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Worst Job: IT Director...What?

Forbes (by way of The Christian Science Monitor) last month released this nifty list on some the happiest jobs out there right now, where people are thriving, not just toiling. I was looking for the usual suspects: CIO, DBA, game programmer. But none of them were on the list. Instead, clergy topped all, with teachers, artists and firefighters some of the others.

At the bottom of the article was a link to the 10 most hated jobs. Oddly enough, four of the jobs were IT-related: IT director topped all, senior Web developer and tech specialist were 4 and 5, and tech support analyst was 8. It was then that I was thinking, "I'm being punked by this writer." Except, I couldn't find any evidence of such punking in the article. Tell me if read this wrong.

For some balance, here's a list from earlier this year, compliments of WSJ, showing software engineer topping all jobs in the best category, with computer systems analyst at the fifth spot. Happy or best, worst or burned out, working is probably better than not working. In any event, if you're interested in a more accurate job satisfaction survey for IT people, check out the salary surveys on our sites, starting with this one.

Do you find your work in IT to be satisfying? How happy are you to be working in IT? Gloats or gripes are welcome here.

Posted by Michael Domingo on 09/22/2011 at 11:59 AM


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Reader Comments:

Sun, Mar 25, 2012

I have been a web developer for some years now, and I have seen my base salary shrink as an ever growing bunch of hangers-on join the rank and file (such as project managers, QA, business analysts etc). I am getting out and going into teaching. It will be a better life. Hope those project managers can write code, or the company I am leaving is fucked.

Sun, Sep 25, 2011

I think the problem for IT directors is the fact that are IT people that don't have time to do IT work anymore. They're too busy managing people instead of computer once they reach the director level.

Fri, Sep 23, 2011 WS northwest US

The IT career is rated highly by some publications because of the opportunities (employment), not because it is appreciated or enjoyed. We are like dentists - everyone needs us and no one wants to need us. They only include us in projects at the last minute, because they have to, and so things go badly - and they blame us. Just like the dentist - they only go when the toothache is too much to bear, and then blame the dentist for the repair bill. IT is still not a mature job field, since it is open to people with various credentials (and lack thereof) to get the same title and different expectations of performance. This is not true of engineering - you know what to expect with a civil engineer, mechanical, electrical, etc. They have a specific degree, and they also have to take a PE - professional engineer - test to be able to sign off on designs as lead engineer. IT is not like this, and so we suffer the consequences of having good qualified workers side-by-side with incompetents. When you are competent, then they expect you to work miracles. After 20 years of doing this, I wish I had gone into finance - I'd probably be a vice president somewhere by now... Can't recommend this field as a career - only as a stepping stone to something else - and I know plenty other IT veterans that feel the same way. And now I need to go off to a yet another project (moving an office) where the tech portion has been ignored and I have to save the day, and lose my weekend.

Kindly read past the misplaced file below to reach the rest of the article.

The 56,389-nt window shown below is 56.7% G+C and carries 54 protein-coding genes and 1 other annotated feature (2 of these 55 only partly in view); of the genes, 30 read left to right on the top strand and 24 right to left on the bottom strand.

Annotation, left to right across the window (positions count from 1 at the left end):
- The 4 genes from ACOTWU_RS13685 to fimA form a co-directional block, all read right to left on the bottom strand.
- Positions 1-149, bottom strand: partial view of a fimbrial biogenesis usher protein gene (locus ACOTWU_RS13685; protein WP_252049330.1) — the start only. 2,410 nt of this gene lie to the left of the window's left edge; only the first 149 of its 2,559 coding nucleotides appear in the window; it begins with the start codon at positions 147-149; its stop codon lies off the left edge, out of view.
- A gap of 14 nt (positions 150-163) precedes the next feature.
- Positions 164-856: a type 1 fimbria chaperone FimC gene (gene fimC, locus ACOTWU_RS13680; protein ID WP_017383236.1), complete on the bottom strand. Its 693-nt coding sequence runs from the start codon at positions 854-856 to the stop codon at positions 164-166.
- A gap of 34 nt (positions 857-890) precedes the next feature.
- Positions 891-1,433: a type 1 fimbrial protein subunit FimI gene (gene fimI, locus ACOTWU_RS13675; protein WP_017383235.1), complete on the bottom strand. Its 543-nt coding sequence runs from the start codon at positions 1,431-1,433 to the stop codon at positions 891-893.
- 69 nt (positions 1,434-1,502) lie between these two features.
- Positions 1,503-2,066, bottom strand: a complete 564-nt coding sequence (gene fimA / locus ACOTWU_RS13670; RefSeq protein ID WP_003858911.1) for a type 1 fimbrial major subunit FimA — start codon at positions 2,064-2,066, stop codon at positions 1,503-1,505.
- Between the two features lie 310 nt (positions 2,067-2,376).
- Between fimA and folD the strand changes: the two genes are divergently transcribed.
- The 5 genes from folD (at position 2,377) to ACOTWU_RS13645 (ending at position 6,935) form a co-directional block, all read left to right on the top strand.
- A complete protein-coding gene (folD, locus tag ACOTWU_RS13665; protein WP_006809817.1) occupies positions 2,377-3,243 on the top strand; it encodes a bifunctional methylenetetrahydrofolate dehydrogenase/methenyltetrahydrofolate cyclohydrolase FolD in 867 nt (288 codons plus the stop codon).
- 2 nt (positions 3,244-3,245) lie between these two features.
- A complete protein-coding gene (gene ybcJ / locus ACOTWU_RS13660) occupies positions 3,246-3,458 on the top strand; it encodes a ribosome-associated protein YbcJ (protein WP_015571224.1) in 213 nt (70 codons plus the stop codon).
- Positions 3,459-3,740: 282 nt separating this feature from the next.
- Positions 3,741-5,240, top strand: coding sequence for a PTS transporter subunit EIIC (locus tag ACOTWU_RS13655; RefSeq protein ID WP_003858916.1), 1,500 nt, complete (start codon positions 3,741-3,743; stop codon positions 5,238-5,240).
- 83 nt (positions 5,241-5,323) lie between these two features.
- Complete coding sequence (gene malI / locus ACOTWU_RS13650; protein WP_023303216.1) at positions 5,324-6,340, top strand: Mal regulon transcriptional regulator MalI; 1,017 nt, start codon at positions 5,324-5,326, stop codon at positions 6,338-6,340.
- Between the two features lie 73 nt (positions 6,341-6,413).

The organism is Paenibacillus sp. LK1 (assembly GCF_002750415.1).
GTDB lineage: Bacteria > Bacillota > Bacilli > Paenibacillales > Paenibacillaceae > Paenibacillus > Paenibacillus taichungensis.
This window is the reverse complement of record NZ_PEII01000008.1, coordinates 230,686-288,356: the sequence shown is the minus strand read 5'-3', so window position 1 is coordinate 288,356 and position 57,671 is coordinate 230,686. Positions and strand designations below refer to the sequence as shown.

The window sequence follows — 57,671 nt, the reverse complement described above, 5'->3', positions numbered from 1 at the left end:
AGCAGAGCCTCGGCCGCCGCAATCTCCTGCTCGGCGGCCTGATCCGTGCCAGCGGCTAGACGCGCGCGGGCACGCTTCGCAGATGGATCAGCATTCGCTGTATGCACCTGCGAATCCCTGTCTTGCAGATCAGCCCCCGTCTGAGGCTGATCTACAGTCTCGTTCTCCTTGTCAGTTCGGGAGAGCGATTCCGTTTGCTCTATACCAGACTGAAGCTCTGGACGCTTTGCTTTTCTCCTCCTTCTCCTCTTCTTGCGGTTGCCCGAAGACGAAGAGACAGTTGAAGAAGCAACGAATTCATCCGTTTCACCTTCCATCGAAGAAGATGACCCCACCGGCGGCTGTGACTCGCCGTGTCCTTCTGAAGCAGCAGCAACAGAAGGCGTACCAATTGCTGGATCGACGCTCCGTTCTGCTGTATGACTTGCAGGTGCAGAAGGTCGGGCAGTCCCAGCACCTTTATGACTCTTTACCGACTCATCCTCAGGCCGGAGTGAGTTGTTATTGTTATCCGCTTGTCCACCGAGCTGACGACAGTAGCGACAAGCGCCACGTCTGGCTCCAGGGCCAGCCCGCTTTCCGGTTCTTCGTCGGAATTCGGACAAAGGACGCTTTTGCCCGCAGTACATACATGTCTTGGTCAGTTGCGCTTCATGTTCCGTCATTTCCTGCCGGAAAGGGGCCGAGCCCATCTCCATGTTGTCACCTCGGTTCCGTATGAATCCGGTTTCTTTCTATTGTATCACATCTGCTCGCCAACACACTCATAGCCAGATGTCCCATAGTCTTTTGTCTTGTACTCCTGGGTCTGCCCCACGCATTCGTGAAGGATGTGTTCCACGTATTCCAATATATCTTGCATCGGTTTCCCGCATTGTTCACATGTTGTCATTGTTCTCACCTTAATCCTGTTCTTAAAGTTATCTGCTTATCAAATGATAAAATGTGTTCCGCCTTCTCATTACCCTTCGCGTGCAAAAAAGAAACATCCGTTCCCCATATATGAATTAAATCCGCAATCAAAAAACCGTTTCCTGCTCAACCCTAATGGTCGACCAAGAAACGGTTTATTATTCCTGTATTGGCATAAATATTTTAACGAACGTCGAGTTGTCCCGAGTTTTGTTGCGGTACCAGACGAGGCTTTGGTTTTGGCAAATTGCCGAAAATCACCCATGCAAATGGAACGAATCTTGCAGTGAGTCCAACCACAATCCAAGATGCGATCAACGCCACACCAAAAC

Fri, Sep 23, 2011 janetorona oakpark

Unemployment numbers are comprised of those that are in the job market for the past 30 days. It does not include those that have not been in the job market in the last 30 days: people who have given up looking; those that have gone off unemployment because it has run out. One solution to unemployment is "High Speed University" check it out

Thu, Sep 22, 2011

I find it extremely stressful and hard. Probably not compensated enough for what I do vs. other professions, but I could not imagine doing anything else...

Thu, Sep 22, 2011 Joshua Cash Austin

A co-worker of mine introduced the Forbes article to me. I was a little taken back by the article. I personally love working in my healthcare IT position, because I enjoy helping people and I get to do what I'm good at on a daily basis. I work directly with my IT Director and I am in route to train towards this position myself. I can see that some people could get into this psotion based on a degree and some PM experience. This alone could be a recipe for disaster, because the individual could be interested in the pay, but not have what it takes to keep up with the expectations of the position. Not being familiar with IT tasks will cause you to not relate well with your staff or even fully understand the appropriate direction you should take IT for the sake of the company. Either way, I agree with Michael about who's to complain about a type of job when it can be hard to attain any job in some areas. Good Luck, Joshua Cash

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